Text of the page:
Students are helping to transform lives by volunteering with a charity set up to support unaccompanied young refugees and asylum seekers.
After 18, based in St Martin’s House, Leicester, helps children who left war or unrest in their home country to flee to the UK alone, leaving behind their family and friends. The charity works with them one to one to help them make the transition into adulthood, helping them plan for the future.
Many are keen to go on to university study or gain qualifications and the team at After 18 led by manager Alison Birch help achieve their ambitions. University lecturers, sixth form teachers, PhD students and undergraduates volunteer their time every Wednesday evening to help them.
A team of students from DMU Square Mile, which works to share the skills of students and staff with the community, have been working with After 18 to help provide one to one support.Business and Law
student Alice Rose Davis, from Birmingham, helps students aiming to study in the UK to decipher complex forms and paperwork to apply. She’s become an expert at UCAS personal statements, finance and scholarship information.
She said: “The stigma attached to refugees and asylum seekers is one of my pet peeves. People do not realise how difficult it is. There’s a lot of myths about people ‘coming here to claim benefits’. It’s nonsense.
“I have seen more drive and aspiration in here that I have seen in college back home in Birmingham. This is what people don’t know and don’t see. Two hours of my time on a Wednesday afternoon is nothing - I’m really happy to help. They do not have parents an neither do I and we’re about the same age so I can relate a little bit as I’ve had to do a lot for myself.” Accounting and Finance
student Alan Loyallaleon puts his degree skills to use teaching basic maths for those hoping to take GCSEs. “Often teachers do not have the time to give the support so by coming here they can have extra help and even though they may not have done the maths before, all the young people I’ve worked with pick it up very quickly.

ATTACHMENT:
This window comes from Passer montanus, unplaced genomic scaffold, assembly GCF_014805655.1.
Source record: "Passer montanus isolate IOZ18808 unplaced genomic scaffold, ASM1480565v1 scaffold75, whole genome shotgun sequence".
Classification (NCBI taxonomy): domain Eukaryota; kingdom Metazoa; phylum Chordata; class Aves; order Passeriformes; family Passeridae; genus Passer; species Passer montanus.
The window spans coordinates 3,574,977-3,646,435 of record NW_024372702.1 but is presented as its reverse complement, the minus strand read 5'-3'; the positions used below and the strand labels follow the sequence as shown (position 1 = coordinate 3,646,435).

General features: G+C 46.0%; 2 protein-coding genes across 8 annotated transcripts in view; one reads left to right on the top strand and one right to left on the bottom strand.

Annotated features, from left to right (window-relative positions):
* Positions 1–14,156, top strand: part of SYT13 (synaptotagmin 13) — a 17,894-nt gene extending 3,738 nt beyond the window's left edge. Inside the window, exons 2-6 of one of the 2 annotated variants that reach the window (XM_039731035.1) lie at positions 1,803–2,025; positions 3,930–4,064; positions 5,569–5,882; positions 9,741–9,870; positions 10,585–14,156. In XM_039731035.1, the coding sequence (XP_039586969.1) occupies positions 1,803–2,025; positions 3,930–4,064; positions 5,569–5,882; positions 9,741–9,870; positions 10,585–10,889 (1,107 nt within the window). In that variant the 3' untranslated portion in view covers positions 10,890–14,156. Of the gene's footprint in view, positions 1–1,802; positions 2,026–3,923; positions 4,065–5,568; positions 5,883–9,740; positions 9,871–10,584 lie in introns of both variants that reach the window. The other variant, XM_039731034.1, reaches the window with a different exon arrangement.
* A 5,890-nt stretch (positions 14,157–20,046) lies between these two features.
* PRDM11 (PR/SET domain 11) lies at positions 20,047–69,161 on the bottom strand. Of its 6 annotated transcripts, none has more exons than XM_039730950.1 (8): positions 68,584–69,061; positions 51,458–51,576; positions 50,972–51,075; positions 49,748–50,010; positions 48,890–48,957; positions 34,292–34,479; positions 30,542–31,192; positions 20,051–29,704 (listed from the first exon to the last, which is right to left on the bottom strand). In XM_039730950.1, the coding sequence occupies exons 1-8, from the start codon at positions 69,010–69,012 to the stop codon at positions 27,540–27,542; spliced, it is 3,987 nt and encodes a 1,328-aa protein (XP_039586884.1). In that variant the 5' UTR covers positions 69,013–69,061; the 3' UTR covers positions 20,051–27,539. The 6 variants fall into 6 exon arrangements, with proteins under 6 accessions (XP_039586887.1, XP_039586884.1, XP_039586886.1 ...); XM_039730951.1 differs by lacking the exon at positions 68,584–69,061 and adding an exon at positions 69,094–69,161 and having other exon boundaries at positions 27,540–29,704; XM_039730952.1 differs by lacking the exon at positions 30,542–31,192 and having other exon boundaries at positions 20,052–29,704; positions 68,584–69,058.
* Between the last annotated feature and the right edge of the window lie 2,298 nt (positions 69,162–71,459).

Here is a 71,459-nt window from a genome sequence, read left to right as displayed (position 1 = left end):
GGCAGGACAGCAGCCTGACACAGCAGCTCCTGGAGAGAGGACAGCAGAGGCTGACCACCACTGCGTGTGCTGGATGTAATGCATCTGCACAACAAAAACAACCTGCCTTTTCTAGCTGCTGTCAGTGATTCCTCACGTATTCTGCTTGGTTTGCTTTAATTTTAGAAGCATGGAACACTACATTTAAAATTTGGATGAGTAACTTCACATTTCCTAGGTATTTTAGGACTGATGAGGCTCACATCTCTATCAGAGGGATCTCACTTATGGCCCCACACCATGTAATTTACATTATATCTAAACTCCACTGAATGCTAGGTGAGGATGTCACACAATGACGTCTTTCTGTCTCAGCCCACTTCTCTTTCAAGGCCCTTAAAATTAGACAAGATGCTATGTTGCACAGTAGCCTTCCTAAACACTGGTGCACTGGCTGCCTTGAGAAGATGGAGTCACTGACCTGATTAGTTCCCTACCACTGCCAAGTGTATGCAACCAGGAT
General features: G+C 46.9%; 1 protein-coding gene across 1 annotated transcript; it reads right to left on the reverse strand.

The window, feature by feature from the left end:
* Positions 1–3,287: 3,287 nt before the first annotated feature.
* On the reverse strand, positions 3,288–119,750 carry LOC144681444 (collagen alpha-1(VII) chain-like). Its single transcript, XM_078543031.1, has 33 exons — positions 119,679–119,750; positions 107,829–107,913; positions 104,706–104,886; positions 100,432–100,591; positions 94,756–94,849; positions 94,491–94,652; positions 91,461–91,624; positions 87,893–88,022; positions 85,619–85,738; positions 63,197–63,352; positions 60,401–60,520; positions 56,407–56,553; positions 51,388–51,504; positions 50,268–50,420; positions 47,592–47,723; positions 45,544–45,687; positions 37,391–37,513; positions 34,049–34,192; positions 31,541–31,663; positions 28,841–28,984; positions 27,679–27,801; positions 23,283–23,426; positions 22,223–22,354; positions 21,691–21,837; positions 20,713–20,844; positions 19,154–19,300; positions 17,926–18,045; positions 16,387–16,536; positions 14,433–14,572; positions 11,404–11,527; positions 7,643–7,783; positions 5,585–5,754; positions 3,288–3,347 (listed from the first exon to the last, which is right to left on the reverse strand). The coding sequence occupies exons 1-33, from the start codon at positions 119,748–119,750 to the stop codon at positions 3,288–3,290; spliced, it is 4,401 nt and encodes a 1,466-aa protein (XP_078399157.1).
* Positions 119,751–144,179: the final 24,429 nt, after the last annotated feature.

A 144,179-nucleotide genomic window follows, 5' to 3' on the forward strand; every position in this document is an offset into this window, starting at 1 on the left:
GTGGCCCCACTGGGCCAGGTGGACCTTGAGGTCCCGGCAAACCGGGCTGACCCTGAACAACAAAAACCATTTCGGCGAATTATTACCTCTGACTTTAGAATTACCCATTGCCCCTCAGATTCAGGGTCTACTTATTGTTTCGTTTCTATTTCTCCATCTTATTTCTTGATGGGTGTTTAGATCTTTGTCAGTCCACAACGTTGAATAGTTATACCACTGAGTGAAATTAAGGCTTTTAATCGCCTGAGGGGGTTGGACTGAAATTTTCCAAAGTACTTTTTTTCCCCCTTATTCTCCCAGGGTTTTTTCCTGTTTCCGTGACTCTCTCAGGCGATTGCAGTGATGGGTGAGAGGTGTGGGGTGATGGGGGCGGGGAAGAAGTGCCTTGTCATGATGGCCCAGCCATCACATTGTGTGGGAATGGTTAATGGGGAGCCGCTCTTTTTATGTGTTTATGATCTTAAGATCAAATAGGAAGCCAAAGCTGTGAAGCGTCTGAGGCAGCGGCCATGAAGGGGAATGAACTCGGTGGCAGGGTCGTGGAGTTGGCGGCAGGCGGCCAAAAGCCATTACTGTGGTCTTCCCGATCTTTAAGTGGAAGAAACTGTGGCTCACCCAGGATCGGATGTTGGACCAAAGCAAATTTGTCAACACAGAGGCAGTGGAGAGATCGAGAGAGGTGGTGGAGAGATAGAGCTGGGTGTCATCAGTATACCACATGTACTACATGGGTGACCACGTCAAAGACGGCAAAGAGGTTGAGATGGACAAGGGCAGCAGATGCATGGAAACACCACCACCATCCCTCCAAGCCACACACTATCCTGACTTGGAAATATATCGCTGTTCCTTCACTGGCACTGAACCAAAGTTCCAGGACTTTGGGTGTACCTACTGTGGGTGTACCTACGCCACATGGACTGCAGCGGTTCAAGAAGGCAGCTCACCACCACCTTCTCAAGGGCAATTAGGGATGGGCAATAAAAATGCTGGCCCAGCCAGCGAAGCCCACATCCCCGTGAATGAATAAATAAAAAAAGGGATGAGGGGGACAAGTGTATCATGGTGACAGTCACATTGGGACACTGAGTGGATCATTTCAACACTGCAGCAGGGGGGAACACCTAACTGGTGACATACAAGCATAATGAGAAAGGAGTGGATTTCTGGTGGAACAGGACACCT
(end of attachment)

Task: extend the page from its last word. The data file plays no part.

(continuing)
“My mum came to the UK when there was civil war in Sri Lanka. She was told to leave, came to the UK in London and then to Birmingham I’ve been able to see a little bit of her experience in the people here.”RELATED NEWS:
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Manager Alison Birch started the charity with funding from Comic Relief and has volunteers from DMU, Leicester University and school staff from the city and county.
She said: “Many young people arrive at 16 or 17 and straight away they are into GCSEs and need additional support to catch up.
“We have experienced academics and teachers who give their time to help every week.”
The teaching space in St Martin’s House is packed every week with unaccompanied refugee students. Word of mouth means they are always busy, says Alison.
After 18 has had plenty of success stories – one young person supported through their GCSEs gained As and A*s, while another is now in his second year at Liverpool University, gaining a First in aeronautics.
“It’s making sure they get these opportunities, that they can fulfil their potential,” said Alison. “Having somewhere to come like this, where you can find out about opportunities and gain support, makes a huge difference.”
Posted on Monday 11th April 2016